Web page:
Colorado – According to documents obtained by The Gazette under the Colorado Open Records Act, license plate reader devices are watching more than just law breakers.
Colorado Springs police reports show that use of license-plate readers has allowed the city’s police department to construct a searchable databank containing hundreds of thousands of license plates belonging to ordinary drivers, with each entry disclosing when, and where, police last spied a certain vehicle.
The information — which potentially gives investigators a view into where people travel and how they spend their time — is characterized in internal police documents as a “massive intelligence database.”
Privacy advocates complain the databanks fail to exclude law-abiding drivers, who they say are likely unaware of the scope of monitoring.
“You’re talking about a record of movements over time of hundreds of thousands of innocent persons,” said Mark Silverstein, legal director of Colorado’s branch of the ACLU, which is mounting a nationwide effort to learn more about how license plate data is used. “It certainly is extremely powerful technology.”
Colorado Springs police defend their use of the devices as a lawful and effective crime-fighting tool.
Police received three license plate readers as part of a 2009 state grant that supplied eight devices to five local agencies.
The city’s Police Department serves as a central repository for data collected by the El Paso County Sheriff’s Office, the Pueblo County Sheriff’s Office and police in Monument, Fountain, Manitou Springs and Woodland Park.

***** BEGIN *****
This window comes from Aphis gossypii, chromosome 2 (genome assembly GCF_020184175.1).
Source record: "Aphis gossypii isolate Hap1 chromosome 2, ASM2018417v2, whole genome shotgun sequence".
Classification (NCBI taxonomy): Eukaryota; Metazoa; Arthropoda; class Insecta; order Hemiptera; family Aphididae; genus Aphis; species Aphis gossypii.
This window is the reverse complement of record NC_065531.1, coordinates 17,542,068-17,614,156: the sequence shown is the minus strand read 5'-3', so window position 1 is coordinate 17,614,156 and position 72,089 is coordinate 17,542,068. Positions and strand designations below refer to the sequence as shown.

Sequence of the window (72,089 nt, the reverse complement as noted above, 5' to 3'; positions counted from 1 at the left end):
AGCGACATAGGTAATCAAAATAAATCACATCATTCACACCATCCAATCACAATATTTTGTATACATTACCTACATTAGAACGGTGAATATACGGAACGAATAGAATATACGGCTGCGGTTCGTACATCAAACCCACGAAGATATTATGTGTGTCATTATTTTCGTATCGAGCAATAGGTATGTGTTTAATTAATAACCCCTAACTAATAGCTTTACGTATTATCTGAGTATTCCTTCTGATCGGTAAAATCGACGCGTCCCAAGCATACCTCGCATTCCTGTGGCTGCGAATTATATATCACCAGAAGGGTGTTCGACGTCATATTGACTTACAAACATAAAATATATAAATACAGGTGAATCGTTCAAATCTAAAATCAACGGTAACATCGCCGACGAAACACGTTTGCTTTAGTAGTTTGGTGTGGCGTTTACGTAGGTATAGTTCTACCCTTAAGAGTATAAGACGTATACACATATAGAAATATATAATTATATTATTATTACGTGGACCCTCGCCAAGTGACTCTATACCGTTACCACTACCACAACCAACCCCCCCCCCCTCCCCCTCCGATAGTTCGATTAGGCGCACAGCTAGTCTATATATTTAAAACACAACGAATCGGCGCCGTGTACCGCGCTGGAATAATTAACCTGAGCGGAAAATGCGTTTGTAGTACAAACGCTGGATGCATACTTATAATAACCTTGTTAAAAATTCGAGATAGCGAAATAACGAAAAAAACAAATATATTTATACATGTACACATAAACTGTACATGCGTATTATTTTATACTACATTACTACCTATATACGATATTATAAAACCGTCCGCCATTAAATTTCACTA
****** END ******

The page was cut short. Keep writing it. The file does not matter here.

In the past year, the database has grown to include more than 1.1 million vehicles, according to a Colorado Springs police tally for the 2011-2012 fiscal year ending in June.
And police, who haven’t publicly announced the database, may be looking to expand their data-sharing capabilities.
In April, police sent a representative to the Littleton Police Department, where “multiple agencies” discussed the possibility of pooling their information, or “hosting all of our data in one place,” as Lt. Jane Anderson wrote in an annual report that disclosed few details about the meeting.
Local and regional law enforcement groups say the device does little more than snap pictures on public roads, where drivers have diminished expectations of privacy.
“It’s similar to you writing down the license plates that you see on the roadway,” said Capt. Dave Santos of the Colorado State Highway Patrol, who added that the department’s license-plate readers are dedicated to the purpose of recovering stolen vehicles and nabbing auto thieves.
“I don’t see the violation of privacy. I just don’t.”
Santos added that in Colorado, driving is a privilege rather than a right, and he drew a legal distinction between tracking license plates and individuals.
Privacy advocates counter that widespread license-plate tracking could have a chilling effect on private business conducted in public — such as parking outside counseling meetings, doctors’ offices or political protests.
“Our movements — especially if they’re tracked with the precision of GPS locations — could reveal things that some people want to keep private,” Silverstein said.